By Lee Boyce
Thanks to the pioneers of bodybuilding training – and other notable figures like Arnold, Ferrigno, Cutler, Levrone and Coleman – there are certain “norms” that have become typical of the bodybuilding world. One such norm is that jacked people at the gym always quickly come to associate with one another while the pencil necks are relegated to the role of spotter, motivator, groupie.
Another norm I’ve noticed is that traditional barbell training – you know, squats, bench press, deadlifts, bent-over rows, the whole kit n’ caboodle – has become viewed as the pinnacle of training. As a result, other training methods like unilateral training are often viewed as insufficient, only half-effective, and, let’s face it, not man enough. I disagree and here’s why.
The Benefits of Unilateral Training
People get it all wrong when they hear me endorse unilateral training. I’m not a bandwagon jumper who thinks that by doing unilateral exercises you’ll magically add a plate to your squat, bench, or deads. However, I can say for certain that unilateral training does offer certain unique benefits.
Unilateral exercises are great for exposing weak links. Because I’m a "weak links kind of guy", anything that exploits range of motion, activates otherwise dormant stabilizers and precludes cheating is a good thing in my books. A workout that emphasizes an extended ROM and activation of stabilizers like I mentioned above can be a humbling experience in terms of weight lifted. However, it can also result in packing on a ton of muscle that was just waiting to be stimulated.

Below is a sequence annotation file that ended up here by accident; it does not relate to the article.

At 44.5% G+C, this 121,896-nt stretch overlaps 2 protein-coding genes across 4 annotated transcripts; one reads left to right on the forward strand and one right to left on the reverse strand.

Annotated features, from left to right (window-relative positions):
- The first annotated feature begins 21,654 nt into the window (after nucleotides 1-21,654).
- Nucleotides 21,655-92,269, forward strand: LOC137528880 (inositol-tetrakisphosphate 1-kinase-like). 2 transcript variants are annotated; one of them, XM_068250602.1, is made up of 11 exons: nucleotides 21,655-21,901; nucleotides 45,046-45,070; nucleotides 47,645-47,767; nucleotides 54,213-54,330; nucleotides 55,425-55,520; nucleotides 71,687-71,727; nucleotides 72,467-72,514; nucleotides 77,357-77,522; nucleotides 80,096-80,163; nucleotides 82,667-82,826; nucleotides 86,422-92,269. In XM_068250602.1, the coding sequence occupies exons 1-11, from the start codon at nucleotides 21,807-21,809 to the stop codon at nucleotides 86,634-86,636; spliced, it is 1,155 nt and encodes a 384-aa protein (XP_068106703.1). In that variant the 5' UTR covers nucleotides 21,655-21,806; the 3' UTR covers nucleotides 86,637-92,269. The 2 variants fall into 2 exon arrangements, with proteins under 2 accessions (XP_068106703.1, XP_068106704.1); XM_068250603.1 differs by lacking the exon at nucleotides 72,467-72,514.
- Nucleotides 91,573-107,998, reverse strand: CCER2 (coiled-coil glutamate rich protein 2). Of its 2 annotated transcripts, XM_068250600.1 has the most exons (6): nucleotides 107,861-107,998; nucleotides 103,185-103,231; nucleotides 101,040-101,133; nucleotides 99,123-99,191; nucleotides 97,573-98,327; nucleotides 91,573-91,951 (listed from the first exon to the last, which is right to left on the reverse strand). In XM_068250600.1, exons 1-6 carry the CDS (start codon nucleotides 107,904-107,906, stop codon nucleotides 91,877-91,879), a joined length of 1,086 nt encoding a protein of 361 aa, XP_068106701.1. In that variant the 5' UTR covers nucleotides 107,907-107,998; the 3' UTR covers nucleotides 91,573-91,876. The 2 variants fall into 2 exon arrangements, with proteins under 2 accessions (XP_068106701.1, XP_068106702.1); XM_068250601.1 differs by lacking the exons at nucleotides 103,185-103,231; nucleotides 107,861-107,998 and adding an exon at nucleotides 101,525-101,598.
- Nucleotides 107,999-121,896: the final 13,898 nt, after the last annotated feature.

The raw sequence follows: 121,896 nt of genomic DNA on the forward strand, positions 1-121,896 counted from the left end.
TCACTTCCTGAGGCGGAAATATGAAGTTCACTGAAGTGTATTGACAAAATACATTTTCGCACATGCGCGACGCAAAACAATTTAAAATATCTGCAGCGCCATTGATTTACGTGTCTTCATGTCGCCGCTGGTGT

Most unilateral exercises can also double as great exercises for working the core, namely abdominals and lower back. Therefore, incorporating them into your routines can improve the quality of your big lifts when you return to them.
The Top 5 Unilateral Exercises for Size
When it comes to strictly adding size, we have to be a bit more careful with our selections. Certain unilateral movements can become more cardio demanding than anything else, and don’t involve enough load or direct stimulation to promote muscle growth. Lucky for you, I have painstakingly trudged through countless unilateral movements to find my top five mass builders.
Rear Leg Elevated Split Squat
I just love this exercise. The ROM and amount of glute isolation one can achieve is a beautiful thing. It doesn’t take nearly as much weight as one would think to reach a 10-rep max on this exercise. You’re probably thinking that maneuvering into a one-legged squat can be awkward when carrying heavy dumbbells. One of the advantages to this exercise is that the quads respond well to high rep training, so even if you up the reps and use slightly lighter dumbbells, your legs will still get a hell of a burn and a hell of a growth response from these bad boys.
One-Arm Dumbbell Row
To me, this is the king of upper back exercises. You can put your scapula through a little bit more ROM due to the fact that the arms aren’t corralled to a fixed place on a barbell. The freedom your elbow has means the exercise can take a greater toll on the lats, which act on the humerus’ position relative to the body. Much like with the rear leg elevated split squats, high reps on this exercise are great for the slow-twitch postural muscles of the upper back. Since they’re geared for endurance much more so than other muscles, high rep training can go a long way in helping them develop size.